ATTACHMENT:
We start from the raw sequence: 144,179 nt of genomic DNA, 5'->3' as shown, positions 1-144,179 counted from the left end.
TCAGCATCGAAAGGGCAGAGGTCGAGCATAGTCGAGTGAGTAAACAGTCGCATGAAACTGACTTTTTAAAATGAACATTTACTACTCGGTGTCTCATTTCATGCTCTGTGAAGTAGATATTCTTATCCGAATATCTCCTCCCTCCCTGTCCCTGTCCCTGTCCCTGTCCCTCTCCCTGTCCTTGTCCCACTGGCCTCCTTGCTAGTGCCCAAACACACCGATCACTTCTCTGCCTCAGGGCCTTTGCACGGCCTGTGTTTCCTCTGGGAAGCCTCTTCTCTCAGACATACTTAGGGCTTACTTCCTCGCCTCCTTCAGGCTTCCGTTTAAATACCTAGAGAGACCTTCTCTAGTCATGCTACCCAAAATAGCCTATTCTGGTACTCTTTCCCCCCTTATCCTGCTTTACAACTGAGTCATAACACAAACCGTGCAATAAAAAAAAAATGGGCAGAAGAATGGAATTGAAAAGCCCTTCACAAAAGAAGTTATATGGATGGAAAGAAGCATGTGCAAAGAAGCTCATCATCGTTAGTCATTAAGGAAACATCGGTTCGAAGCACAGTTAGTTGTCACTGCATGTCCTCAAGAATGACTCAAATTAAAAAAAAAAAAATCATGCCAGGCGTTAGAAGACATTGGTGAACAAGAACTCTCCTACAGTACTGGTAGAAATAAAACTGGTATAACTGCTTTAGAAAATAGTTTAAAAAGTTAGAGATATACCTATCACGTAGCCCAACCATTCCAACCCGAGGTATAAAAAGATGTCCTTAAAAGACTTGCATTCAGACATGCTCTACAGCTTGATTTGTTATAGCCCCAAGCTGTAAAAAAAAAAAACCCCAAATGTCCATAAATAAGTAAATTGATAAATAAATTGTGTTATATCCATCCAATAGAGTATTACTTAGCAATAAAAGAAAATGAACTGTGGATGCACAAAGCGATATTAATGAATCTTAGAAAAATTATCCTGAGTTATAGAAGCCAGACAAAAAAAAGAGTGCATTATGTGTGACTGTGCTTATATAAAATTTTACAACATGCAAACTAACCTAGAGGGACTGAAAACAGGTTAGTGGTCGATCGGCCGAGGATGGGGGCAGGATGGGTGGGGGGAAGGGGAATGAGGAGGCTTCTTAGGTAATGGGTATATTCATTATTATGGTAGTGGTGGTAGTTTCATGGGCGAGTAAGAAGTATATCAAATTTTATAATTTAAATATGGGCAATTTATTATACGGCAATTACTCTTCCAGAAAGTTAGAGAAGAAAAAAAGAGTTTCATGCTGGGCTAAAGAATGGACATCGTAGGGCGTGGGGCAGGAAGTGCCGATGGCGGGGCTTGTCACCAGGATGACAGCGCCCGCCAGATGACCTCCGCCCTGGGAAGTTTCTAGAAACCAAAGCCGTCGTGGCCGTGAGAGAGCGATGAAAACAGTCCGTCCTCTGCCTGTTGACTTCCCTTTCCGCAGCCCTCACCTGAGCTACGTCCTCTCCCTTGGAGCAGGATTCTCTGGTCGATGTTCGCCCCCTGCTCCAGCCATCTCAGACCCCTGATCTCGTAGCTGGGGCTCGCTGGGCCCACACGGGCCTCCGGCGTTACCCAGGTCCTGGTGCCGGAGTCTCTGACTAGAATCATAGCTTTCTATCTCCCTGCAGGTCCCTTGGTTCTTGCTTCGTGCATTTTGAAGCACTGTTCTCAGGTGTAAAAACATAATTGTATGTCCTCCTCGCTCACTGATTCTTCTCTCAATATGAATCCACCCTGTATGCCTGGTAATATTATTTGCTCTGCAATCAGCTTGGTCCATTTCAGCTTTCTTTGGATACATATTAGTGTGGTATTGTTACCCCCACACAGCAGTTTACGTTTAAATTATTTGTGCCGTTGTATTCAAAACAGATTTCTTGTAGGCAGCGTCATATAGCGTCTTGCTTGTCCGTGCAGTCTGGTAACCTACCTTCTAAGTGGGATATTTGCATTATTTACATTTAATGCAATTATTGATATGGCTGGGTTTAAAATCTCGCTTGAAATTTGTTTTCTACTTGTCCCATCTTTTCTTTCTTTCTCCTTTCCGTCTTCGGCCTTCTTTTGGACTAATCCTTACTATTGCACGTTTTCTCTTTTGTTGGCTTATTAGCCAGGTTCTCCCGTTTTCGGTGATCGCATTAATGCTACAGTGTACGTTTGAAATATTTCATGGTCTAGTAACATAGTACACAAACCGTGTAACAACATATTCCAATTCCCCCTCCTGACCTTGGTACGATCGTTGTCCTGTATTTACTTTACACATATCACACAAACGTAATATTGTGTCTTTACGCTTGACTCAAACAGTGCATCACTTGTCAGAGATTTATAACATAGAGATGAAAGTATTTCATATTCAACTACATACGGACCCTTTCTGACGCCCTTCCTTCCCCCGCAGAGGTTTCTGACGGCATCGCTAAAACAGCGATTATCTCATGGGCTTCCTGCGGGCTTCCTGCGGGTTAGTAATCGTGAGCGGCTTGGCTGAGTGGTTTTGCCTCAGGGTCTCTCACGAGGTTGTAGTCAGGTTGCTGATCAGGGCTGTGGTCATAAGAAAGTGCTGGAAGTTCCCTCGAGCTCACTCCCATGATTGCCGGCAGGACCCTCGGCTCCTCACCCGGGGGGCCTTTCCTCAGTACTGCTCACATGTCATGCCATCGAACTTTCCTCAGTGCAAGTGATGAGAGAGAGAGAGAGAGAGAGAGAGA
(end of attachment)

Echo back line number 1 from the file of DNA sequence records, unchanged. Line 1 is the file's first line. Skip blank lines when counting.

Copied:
We start from the raw sequence: 144,179 nt of genomic DNA, 5'->3' as shown, positions 1-144,179 counted from the left end.